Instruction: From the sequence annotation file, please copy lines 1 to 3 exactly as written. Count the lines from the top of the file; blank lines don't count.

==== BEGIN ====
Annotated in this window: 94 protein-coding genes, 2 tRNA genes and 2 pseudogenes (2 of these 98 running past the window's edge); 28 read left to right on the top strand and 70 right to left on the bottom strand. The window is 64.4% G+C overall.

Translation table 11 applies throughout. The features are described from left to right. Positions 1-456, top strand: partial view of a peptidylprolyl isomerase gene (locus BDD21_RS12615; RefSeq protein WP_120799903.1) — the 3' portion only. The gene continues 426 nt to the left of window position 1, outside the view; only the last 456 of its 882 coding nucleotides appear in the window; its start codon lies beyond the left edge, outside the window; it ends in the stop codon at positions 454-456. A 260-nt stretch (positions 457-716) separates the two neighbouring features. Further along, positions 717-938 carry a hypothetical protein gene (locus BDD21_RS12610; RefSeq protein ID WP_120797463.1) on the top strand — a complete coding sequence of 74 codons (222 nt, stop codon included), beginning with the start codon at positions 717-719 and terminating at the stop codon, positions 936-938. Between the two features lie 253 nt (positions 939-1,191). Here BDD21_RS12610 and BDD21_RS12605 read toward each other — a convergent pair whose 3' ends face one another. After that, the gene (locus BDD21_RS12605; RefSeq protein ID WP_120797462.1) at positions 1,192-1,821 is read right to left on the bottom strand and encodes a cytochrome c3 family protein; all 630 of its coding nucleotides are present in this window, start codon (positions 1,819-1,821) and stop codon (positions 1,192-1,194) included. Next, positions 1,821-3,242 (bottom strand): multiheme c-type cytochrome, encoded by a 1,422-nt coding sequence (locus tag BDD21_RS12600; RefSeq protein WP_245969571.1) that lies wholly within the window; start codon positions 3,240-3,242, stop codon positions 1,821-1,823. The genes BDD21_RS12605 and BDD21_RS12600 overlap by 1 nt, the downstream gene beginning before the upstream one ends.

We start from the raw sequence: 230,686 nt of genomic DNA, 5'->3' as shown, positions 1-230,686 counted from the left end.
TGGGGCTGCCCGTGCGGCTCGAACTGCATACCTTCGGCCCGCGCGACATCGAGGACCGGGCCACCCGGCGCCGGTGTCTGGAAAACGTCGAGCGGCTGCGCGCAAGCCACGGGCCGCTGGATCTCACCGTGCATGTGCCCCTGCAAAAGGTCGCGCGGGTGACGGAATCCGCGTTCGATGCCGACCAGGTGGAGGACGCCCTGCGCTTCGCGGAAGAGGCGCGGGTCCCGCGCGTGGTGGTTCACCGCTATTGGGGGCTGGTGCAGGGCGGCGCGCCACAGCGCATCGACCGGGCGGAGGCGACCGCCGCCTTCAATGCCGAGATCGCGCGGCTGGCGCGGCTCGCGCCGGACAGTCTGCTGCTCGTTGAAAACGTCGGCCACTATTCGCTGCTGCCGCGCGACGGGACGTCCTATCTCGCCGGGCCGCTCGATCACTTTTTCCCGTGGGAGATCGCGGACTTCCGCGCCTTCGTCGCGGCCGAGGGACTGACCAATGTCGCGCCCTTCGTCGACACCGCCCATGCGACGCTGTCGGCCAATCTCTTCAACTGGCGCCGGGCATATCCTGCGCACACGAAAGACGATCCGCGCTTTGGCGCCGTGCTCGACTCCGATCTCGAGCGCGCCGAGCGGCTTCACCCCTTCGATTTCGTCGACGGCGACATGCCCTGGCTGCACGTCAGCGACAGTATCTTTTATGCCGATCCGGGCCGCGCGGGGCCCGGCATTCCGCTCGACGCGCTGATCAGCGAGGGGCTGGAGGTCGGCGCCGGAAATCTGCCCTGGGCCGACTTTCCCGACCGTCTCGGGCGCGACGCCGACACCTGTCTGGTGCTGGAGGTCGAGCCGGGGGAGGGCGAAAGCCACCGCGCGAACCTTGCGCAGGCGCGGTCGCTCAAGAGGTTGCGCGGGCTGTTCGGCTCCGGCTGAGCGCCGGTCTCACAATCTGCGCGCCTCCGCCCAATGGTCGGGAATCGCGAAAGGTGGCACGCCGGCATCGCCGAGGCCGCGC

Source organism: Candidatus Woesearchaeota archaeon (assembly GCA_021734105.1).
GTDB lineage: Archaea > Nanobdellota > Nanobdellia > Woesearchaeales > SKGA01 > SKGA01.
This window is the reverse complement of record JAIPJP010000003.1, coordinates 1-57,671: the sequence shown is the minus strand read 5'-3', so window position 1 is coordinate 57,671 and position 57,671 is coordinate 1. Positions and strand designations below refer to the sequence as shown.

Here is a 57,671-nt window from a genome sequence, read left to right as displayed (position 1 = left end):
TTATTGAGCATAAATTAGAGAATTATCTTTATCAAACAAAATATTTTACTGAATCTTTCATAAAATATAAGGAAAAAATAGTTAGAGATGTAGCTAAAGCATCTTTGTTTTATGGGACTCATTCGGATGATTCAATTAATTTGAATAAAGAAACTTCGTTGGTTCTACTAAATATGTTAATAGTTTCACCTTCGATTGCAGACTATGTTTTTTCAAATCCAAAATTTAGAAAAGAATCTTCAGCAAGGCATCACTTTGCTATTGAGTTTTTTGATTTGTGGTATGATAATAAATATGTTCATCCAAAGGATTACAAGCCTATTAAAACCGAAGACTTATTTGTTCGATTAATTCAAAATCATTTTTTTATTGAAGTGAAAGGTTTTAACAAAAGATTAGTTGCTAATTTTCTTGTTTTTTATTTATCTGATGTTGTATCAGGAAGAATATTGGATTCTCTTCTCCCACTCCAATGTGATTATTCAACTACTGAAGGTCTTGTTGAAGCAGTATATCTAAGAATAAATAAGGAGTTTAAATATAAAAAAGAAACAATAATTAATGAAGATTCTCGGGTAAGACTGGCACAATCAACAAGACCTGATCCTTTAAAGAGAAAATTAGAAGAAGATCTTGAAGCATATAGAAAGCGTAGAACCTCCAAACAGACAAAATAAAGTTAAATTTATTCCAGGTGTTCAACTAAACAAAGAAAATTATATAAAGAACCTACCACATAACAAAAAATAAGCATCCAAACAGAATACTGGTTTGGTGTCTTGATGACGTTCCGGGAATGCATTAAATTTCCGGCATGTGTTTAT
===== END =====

Annotated in this window: 94 protein-coding genes, 2 tRNA genes and 2 pseudogenes (2 of these 98 running past the window's edge); 28 read left to right on the top strand and 70 right to left on the bottom strand. The window is 64.4% G+C overall.

Translation table 11 applies throughout. The features are described from left to right. Positions 1-456, top strand: partial view of a peptidylprolyl isomerase gene (locus BDD21_RS12615; RefSeq protein WP_120799903.1) — the 3' portion only. The gene continues 426 nt to the left of window position 1, outside the view; only the last 456 of its 882 coding nucleotides appear in the window; its start codon lies beyond the left edge, outside the window; it ends in the stop codon at positions 454-456. A 260-nt stretch (positions 457-716) separates the two neighbouring features. Further along, positions 717-938 carry a hypothetical protein gene (locus BDD21_RS12610; RefSeq protein ID WP_120797463.1) on the top strand — a complete coding sequence of 74 codons (222 nt, stop codon included), beginning with the start codon at positions 717-719 and terminating at the stop codon, positions 936-938. Between the two features lie 253 nt (positions 939-1,191). Here BDD21_RS12610 and BDD21_RS12605 read toward each other — a convergent pair whose 3' ends face one another. After that, the gene (locus BDD21_RS12605; RefSeq protein ID WP_120797462.1) at positions 1,192-1,821 is read right to left on the bottom strand and encodes a cytochrome c3 family protein; all 630 of its coding nucleotides are present in this window, start codon (positions 1,819-1,821) and stop codon (positions 1,192-1,194) included. Next, positions 1,821-3,242 (bottom strand): multiheme c-type cytochrome, encoded by a 1,422-nt coding sequence (locus tag BDD21_RS12600; RefSeq protein WP_245969571.1) that lies wholly within the window; start codon positions 3,240-3,242, stop codon positions 1,821-1,823. The genes BDD21_RS12605 and BDD21_RS12600 overlap by 1 nt, the downstream gene beginning before the upstream one ends.

We start from the raw sequence: 230,686 nt of genomic DNA, 5'->3' as shown, positions 1-230,686 counted from the left end.